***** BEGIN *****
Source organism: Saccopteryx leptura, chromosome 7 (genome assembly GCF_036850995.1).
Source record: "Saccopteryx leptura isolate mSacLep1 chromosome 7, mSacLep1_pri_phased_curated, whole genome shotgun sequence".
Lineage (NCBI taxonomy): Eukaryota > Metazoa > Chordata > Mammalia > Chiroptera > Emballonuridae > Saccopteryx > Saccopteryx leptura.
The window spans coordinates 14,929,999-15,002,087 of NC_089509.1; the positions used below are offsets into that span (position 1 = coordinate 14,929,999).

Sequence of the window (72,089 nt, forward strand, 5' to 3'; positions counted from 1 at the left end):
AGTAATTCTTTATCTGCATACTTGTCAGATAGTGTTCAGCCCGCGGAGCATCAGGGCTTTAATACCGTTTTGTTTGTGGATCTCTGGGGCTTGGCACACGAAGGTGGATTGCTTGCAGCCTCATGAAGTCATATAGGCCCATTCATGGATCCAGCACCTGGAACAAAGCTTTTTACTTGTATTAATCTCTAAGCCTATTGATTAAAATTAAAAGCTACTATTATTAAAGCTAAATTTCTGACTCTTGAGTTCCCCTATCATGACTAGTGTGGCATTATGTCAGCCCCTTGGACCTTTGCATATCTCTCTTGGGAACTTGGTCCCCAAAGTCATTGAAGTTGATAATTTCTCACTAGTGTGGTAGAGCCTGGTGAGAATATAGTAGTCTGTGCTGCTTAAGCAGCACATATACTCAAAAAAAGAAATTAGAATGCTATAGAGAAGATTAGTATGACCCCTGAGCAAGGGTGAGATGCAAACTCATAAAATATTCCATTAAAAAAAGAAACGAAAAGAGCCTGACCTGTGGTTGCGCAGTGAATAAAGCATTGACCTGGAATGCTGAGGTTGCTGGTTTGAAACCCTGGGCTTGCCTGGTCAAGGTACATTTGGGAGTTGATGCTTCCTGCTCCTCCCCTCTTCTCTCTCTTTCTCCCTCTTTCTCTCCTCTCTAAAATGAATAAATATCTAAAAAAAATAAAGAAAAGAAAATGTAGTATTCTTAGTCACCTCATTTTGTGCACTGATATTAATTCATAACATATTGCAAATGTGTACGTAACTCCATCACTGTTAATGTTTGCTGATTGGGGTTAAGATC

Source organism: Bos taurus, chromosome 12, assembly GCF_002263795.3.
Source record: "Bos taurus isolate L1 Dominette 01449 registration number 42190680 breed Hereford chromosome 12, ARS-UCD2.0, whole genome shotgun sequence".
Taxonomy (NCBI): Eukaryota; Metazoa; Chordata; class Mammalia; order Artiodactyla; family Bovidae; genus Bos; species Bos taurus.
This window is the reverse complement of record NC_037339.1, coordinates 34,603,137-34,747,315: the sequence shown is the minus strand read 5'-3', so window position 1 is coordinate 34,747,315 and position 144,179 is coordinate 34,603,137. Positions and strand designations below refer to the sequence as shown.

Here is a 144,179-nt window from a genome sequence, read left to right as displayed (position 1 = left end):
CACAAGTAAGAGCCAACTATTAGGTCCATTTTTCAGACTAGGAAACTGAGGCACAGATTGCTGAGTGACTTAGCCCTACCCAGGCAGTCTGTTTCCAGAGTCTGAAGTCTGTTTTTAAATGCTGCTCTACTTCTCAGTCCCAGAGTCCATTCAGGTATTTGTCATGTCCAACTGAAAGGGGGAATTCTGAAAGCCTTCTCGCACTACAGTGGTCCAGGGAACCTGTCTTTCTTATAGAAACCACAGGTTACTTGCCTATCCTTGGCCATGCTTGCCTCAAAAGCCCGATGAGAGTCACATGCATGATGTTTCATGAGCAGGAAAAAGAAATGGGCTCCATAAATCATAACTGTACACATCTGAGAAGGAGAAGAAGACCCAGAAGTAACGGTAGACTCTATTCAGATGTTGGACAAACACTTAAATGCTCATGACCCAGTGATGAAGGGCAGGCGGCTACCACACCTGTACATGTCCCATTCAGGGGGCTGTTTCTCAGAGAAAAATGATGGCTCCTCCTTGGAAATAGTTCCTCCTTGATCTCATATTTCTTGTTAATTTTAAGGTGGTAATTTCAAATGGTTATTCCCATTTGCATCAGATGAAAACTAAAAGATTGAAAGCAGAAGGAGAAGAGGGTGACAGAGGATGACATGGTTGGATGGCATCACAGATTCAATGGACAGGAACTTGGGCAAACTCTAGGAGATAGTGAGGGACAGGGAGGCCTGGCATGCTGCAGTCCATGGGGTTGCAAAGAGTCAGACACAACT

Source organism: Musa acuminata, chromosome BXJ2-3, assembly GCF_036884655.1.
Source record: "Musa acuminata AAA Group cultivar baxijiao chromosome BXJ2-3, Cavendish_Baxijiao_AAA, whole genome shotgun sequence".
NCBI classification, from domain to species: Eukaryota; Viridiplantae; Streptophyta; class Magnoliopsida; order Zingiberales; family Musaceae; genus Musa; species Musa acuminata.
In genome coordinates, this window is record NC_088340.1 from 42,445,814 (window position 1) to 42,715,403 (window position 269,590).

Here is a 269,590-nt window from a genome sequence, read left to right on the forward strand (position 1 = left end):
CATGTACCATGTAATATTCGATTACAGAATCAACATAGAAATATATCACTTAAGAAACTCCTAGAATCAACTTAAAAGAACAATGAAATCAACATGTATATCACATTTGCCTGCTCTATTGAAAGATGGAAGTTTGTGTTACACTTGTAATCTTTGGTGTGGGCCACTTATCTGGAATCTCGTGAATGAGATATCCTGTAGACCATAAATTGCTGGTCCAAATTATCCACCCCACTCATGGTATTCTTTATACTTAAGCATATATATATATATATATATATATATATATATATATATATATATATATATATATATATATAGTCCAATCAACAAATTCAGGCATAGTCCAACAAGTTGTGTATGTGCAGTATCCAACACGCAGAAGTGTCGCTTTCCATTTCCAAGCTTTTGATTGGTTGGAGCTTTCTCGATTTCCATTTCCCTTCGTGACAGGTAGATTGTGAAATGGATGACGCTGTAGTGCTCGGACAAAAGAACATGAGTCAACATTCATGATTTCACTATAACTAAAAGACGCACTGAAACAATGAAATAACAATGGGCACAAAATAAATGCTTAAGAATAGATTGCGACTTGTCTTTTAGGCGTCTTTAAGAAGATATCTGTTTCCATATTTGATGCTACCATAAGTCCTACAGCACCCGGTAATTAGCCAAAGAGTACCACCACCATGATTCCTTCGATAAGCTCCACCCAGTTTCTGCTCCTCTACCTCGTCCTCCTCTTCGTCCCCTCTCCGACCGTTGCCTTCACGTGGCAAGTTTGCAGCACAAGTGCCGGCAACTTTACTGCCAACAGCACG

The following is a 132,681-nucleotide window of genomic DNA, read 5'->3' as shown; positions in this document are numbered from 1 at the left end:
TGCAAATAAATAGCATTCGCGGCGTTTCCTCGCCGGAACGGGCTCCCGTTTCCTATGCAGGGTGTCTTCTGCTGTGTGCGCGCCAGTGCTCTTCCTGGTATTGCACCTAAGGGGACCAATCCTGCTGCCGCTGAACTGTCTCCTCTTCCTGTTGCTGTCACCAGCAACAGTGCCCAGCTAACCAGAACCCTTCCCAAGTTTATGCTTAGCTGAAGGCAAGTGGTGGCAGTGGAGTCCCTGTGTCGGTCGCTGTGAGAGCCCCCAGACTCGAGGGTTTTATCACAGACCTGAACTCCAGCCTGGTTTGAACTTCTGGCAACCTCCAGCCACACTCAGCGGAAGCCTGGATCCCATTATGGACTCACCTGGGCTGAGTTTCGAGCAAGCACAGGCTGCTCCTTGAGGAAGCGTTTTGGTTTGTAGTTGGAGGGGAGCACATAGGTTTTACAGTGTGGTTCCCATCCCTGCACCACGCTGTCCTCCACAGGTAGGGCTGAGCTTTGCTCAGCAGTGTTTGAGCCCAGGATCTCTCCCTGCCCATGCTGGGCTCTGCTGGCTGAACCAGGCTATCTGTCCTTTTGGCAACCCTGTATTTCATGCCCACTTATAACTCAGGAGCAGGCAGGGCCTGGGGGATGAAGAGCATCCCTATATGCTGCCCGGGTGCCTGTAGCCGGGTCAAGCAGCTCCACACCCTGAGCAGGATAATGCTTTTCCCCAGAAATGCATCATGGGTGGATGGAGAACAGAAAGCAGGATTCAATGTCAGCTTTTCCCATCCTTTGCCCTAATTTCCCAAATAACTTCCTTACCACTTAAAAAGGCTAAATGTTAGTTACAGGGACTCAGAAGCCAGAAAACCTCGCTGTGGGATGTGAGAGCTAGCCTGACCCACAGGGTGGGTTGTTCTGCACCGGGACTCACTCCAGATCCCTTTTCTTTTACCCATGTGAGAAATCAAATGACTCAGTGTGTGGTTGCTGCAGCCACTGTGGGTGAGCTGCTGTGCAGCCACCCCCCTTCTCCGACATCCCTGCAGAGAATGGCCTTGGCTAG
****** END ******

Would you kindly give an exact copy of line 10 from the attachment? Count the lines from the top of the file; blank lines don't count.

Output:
This window is the reverse complement of record NC_037339.1, coordinates 34,603,137-34,747,315: the sequence shown is the minus strand read 5'-3', so window position 1 is coordinate 34,747,315 and position 144,179 is coordinate 34,603,137. Positions and strand designations below refer to the sequence as shown.